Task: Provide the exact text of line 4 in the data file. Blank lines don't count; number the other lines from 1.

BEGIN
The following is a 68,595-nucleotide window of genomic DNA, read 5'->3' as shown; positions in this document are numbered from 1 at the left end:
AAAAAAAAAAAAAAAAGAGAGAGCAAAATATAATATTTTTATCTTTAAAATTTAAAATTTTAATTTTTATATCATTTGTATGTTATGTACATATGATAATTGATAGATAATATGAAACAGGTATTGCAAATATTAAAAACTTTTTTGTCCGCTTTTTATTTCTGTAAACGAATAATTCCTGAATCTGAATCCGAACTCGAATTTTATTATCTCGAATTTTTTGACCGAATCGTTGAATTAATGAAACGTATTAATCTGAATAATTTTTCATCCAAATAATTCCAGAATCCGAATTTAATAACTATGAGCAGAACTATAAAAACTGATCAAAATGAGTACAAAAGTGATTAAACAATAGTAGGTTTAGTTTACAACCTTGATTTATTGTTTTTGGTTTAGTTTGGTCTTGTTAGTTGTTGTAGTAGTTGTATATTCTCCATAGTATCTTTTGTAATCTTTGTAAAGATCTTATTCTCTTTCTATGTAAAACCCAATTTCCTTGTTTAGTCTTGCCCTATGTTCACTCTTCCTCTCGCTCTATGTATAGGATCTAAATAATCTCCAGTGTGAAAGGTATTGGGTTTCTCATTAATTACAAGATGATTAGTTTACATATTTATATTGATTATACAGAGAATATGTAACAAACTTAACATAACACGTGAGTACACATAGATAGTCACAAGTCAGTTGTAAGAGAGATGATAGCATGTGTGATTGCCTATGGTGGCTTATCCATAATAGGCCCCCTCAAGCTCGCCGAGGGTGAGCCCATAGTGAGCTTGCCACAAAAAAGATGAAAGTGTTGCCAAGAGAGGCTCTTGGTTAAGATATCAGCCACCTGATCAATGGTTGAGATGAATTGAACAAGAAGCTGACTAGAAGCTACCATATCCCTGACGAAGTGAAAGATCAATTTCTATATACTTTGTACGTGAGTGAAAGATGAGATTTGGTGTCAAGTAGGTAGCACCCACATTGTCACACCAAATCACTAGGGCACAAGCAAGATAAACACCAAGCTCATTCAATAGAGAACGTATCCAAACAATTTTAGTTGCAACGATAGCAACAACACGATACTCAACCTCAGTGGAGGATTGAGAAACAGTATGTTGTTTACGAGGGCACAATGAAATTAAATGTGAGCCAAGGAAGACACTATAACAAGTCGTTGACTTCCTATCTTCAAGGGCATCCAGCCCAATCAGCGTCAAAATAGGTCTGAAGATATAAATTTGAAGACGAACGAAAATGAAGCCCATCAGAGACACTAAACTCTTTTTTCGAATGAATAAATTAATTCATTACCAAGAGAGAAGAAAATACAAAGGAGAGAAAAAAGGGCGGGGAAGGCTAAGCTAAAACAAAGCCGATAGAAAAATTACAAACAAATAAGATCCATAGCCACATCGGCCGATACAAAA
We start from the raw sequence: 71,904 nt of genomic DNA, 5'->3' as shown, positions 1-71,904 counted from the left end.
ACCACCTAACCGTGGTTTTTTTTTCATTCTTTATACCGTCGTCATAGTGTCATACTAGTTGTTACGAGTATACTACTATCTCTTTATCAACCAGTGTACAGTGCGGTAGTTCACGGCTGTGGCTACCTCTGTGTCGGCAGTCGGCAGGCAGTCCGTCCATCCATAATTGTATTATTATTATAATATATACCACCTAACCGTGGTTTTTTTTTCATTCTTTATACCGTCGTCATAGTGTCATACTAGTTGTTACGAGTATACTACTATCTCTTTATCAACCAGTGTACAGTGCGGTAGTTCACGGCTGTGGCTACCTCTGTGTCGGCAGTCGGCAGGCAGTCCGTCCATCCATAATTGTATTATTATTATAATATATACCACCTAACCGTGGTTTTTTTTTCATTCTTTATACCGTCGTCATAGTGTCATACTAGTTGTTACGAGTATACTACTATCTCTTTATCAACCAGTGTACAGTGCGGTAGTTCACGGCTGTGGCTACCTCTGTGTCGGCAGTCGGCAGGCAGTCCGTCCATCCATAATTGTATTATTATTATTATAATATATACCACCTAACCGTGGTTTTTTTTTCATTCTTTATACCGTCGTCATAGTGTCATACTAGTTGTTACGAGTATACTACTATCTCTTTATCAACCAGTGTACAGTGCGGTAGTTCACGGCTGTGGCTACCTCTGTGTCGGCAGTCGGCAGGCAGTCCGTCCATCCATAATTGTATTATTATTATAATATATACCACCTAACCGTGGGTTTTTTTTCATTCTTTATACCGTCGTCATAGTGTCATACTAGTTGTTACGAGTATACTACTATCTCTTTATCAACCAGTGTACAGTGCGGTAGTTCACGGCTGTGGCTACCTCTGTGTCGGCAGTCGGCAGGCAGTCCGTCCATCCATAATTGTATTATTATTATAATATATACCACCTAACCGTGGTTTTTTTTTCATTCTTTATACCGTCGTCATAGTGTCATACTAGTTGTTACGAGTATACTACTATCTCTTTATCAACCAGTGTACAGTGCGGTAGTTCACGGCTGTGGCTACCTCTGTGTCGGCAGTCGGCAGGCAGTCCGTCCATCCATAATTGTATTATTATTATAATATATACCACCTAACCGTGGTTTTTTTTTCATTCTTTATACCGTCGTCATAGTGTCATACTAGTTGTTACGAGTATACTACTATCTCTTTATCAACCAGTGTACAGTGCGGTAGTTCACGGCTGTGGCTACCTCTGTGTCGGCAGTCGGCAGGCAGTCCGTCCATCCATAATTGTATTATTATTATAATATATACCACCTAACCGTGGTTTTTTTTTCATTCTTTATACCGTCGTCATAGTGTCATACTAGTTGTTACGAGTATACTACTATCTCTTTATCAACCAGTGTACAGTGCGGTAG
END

ACCACCTAACCGTGGTTTTTTTTTCATTCTTTATACCGTCGTCATAGTGTCATACTAGTTGTTACGAGTATACTACTATCTCTTTATCAACCAGTGTACAGTGCGGTAGTTCACGGCTGTGGCTACCTCTGTGTCGGCAGTCGGCAGGCAGTCCGTCCATCCATAATTGTATTATTATTATAATATATACCACCTAACCGTGGTTTTTTTTTCATTCTTTATACCGTCGTCATAGTGTCATACTAGTTGTTACGAGTATACTACTATCTCTTTATCAACCAGTGTACAGTGCGGTAGTTCACGGCTGTGGCTACCTCTGTGTCGGCAGTCGGCAGGCAGTCCGTCCATCCATAATTGTATTATTATTATAATATATACCACCTAACCGTGGTTTTTTTTTCATTCTTTATACCGTCGTCATAGTGTCATACTAGTTGTTACGAGTATACTACTATCTCTTTATCAACCAGTGTACAGTGCGGTAGTTCACGGCTGTGGCTACCTCTGTGTCGGCAGTCGGCAGGCAGTCCGTCCATCCATAATTGTATTATTATTATTATAATATATACCACCTAACCGTGGTTTTTTTTTCATTCTTTATACCGTCGTCATAGTGTCATACTAGTTGTTACGAGTATACTACTATCTCTTTATCAACCAGTGTACAGTGCGGTAGTTCACGGCTGTGGCTACCTCTGTGTCGGCAGTCGGCAGGCAGTCCGTCCATCCATAATTGTATTATTATTATAATATATACCACCTAACCGTGGGTTTTTTTTCATTCTTTATACCGTCGTCATAGTGTCATACTAGTTGTTACGAGTATACTACTATCTCTTTATCAACCAGTGTACAGTGCGGTAGTTCACGGCTGTGGCTACCTCTGTGTCGGCAGTCGGCAGGCAGTCCGTCCATCCATAATTGTATTATTATTATAATATATACCACCTAACCGTGGTTTTTTTTTCATTCTTTATACCGTCGTCATAGTGTCATACTAGTTGTTACGAGTATACTACTATCTCTTTATCAACCAGTGTACAGTGCGGTAGTTCACGGCTGTGGCTACCTCTGTGTCGGCAGTCGGCAGGCAGTCCGTCCATCCATAATTGTATTATTATTATAATATATACCACCTAACCGTGGTTTTTTTTTCATTCTTTATACCGTCGTCATAGTGTCATACTAGTTGTTACGAGTATACTACTATCTCTTTATCAACCAGTGTACAGTGCGGTAGTTCACGGCTGTGGCTACCTCTGTGTCGGCAGTCGGCAGGCAGTCCGTCCATCCATAATTGTATTATTATTATAATATATACCACCTAACCGTGGTTTTTTTTTCATTCTTTATACCGTCGTCATAGTGTCATACTAGTTGTTACGAGTATACTACTATCTCTTTATCAACCAGTGTACAGTGCGGTAG